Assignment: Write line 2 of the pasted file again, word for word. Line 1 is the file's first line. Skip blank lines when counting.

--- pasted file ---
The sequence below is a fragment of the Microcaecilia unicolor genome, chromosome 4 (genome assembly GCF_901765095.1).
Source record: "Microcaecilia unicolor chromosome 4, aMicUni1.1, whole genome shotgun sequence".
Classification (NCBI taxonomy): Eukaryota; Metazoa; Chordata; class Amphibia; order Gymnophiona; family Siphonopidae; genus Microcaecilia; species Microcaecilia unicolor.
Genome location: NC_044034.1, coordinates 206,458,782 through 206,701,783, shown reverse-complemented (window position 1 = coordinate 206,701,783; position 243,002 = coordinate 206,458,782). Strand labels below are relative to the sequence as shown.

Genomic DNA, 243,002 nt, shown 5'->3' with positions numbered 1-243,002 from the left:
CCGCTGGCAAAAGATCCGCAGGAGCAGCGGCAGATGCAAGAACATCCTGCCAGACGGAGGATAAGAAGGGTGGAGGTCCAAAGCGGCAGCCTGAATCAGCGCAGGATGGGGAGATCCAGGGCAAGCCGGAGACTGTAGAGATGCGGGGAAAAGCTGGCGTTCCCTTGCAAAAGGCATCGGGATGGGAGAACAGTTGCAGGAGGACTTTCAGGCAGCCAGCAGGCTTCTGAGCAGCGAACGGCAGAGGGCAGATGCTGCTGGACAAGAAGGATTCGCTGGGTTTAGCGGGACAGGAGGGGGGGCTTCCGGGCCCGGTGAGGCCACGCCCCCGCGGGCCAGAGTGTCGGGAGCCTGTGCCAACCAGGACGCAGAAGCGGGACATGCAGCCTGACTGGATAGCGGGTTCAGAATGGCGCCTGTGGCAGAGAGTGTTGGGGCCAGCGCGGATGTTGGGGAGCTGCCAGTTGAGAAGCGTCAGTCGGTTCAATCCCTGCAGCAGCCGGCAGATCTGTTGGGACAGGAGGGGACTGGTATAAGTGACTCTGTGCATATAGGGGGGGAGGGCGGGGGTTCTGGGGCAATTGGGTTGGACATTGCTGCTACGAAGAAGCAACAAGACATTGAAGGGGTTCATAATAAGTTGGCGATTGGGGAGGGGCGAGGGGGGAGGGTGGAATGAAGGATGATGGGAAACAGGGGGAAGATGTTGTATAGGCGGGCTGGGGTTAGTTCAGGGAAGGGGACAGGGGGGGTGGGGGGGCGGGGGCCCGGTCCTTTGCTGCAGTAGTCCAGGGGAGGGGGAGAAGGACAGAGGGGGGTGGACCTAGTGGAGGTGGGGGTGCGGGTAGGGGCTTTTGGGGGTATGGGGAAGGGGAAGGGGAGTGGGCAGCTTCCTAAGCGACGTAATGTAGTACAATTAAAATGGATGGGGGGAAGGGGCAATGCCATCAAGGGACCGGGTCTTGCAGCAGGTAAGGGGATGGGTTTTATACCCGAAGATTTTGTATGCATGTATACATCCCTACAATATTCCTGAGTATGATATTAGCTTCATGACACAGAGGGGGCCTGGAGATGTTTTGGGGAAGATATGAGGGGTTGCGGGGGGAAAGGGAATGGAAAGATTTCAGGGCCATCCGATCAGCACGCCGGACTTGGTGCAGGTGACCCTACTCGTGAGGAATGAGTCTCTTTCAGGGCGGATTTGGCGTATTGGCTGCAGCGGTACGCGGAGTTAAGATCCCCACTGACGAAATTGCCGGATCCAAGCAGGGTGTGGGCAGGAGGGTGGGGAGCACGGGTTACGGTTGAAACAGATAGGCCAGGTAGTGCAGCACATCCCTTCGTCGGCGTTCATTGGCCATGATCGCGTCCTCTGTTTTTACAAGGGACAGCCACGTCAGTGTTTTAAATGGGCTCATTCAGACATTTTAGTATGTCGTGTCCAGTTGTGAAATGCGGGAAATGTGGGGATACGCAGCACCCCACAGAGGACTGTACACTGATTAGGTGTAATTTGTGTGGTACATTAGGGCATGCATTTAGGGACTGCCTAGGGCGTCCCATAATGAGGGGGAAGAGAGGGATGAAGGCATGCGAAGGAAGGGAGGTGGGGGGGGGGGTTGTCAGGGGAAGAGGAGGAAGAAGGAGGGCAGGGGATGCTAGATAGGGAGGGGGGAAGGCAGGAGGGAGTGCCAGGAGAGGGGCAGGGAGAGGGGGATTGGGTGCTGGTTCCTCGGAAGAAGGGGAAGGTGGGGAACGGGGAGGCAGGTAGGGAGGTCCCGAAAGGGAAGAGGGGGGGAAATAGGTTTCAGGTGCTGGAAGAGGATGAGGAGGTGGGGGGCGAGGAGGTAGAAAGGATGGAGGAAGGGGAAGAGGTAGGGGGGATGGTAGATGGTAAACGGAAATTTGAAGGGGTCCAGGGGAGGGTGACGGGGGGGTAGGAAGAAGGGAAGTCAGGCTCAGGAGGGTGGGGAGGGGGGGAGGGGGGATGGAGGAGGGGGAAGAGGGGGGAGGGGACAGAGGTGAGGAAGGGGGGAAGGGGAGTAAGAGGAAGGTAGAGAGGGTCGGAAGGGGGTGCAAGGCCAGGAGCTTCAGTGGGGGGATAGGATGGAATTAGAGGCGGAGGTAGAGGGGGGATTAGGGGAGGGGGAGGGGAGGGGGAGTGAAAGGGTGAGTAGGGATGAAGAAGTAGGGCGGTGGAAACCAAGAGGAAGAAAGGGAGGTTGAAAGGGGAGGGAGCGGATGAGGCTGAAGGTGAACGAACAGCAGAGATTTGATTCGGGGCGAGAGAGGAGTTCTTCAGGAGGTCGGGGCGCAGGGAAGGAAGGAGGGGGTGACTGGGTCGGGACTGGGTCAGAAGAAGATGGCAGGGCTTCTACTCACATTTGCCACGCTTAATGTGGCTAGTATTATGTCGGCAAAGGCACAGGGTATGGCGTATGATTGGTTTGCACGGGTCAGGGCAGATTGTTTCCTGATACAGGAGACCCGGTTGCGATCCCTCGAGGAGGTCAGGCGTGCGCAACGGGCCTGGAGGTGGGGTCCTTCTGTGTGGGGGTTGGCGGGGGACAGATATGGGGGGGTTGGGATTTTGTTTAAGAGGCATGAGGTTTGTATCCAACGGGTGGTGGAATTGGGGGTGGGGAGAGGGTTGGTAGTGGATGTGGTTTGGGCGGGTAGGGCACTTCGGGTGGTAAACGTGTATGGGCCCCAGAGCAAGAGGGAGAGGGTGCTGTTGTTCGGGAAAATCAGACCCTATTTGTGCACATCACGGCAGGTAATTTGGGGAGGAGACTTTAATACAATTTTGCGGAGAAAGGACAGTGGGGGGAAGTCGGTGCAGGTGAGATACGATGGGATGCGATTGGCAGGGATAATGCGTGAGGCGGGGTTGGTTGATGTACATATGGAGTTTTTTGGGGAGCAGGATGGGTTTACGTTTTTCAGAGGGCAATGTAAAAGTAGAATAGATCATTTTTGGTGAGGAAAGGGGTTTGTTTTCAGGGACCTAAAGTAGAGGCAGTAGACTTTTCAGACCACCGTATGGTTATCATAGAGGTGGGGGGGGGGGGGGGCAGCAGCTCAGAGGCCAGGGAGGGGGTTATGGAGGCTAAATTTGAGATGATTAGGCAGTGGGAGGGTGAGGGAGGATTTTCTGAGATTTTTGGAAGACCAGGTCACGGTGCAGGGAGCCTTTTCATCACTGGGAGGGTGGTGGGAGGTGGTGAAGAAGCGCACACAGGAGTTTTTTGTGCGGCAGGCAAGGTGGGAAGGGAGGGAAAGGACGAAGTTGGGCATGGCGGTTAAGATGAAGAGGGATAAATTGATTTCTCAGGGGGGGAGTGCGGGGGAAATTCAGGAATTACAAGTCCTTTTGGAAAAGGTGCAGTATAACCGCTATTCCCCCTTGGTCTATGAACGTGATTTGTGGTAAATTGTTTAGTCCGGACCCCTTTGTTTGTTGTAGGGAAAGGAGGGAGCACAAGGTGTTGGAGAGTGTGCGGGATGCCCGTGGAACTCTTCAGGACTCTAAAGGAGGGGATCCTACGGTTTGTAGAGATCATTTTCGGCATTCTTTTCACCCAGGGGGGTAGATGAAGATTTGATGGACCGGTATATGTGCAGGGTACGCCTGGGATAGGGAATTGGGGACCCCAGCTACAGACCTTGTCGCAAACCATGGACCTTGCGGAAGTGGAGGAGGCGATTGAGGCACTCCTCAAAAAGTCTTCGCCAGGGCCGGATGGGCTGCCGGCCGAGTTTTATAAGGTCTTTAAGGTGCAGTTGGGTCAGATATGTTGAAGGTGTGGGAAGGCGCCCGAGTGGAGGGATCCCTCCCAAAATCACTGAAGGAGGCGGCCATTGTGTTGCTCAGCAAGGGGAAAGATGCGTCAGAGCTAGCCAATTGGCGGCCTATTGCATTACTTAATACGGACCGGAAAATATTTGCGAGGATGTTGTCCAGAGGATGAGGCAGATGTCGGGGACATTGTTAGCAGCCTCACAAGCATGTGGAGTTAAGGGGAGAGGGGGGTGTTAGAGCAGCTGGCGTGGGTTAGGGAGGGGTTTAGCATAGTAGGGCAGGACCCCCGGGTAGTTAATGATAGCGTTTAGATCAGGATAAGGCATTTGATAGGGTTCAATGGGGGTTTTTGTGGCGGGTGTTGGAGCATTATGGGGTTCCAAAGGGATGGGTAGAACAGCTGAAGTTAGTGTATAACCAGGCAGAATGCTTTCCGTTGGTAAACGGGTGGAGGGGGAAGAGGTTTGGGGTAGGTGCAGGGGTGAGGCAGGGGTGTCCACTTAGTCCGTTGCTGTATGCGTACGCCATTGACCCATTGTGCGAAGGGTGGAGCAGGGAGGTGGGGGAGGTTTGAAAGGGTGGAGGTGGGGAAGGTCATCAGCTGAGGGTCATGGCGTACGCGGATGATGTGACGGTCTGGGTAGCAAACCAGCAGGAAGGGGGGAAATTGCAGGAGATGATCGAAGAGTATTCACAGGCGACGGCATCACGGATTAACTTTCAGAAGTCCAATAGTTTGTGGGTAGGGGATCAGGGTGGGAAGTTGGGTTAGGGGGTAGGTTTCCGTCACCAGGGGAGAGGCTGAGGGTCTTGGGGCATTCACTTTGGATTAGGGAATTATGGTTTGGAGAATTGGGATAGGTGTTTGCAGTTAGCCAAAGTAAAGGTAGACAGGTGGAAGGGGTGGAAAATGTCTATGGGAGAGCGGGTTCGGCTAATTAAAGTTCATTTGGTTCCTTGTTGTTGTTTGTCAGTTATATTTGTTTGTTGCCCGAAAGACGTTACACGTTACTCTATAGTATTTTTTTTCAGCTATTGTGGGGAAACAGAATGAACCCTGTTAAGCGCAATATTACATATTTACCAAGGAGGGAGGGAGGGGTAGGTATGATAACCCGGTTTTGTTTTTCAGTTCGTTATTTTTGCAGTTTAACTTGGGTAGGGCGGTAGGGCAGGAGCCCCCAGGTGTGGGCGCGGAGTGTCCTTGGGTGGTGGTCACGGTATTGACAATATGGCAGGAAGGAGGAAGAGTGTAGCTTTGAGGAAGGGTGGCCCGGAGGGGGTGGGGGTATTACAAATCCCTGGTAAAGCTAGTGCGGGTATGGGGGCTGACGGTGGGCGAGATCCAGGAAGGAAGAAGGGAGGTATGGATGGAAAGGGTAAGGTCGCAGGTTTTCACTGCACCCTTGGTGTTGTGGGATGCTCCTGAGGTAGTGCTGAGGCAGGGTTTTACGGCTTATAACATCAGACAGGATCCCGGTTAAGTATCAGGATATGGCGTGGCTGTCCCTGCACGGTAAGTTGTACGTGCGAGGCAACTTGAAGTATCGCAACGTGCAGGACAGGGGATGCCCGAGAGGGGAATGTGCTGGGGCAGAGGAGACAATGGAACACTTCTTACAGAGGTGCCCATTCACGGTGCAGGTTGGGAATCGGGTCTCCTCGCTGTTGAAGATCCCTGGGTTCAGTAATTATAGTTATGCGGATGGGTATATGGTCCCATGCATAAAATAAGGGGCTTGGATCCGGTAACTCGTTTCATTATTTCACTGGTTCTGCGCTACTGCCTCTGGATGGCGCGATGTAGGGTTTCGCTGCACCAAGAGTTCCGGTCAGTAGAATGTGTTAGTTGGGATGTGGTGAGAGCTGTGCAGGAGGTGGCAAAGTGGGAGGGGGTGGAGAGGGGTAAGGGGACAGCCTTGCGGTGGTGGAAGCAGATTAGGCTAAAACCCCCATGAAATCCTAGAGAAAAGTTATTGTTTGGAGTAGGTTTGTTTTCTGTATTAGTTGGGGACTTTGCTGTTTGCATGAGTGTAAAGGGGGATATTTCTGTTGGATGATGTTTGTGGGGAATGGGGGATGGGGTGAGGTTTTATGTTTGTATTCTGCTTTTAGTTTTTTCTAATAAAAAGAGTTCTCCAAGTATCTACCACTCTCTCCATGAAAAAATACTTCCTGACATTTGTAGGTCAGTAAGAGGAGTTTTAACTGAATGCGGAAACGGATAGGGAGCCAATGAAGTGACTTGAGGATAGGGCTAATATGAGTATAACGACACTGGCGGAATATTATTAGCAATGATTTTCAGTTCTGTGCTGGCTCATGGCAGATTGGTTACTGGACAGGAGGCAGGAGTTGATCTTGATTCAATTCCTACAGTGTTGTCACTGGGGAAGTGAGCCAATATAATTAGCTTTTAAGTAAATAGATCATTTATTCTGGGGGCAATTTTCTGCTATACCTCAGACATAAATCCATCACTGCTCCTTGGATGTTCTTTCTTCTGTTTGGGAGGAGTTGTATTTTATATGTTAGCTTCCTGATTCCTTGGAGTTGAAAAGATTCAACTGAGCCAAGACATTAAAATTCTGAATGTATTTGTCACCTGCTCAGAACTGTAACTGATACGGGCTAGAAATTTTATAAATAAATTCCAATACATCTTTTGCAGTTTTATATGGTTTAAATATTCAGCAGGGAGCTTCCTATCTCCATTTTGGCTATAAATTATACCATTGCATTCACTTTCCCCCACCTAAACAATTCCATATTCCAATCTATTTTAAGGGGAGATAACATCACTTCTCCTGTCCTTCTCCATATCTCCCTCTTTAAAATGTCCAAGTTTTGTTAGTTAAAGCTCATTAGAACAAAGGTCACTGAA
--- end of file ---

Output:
Source record: "Microcaecilia unicolor chromosome 4, aMicUni1.1, whole genome shotgun sequence".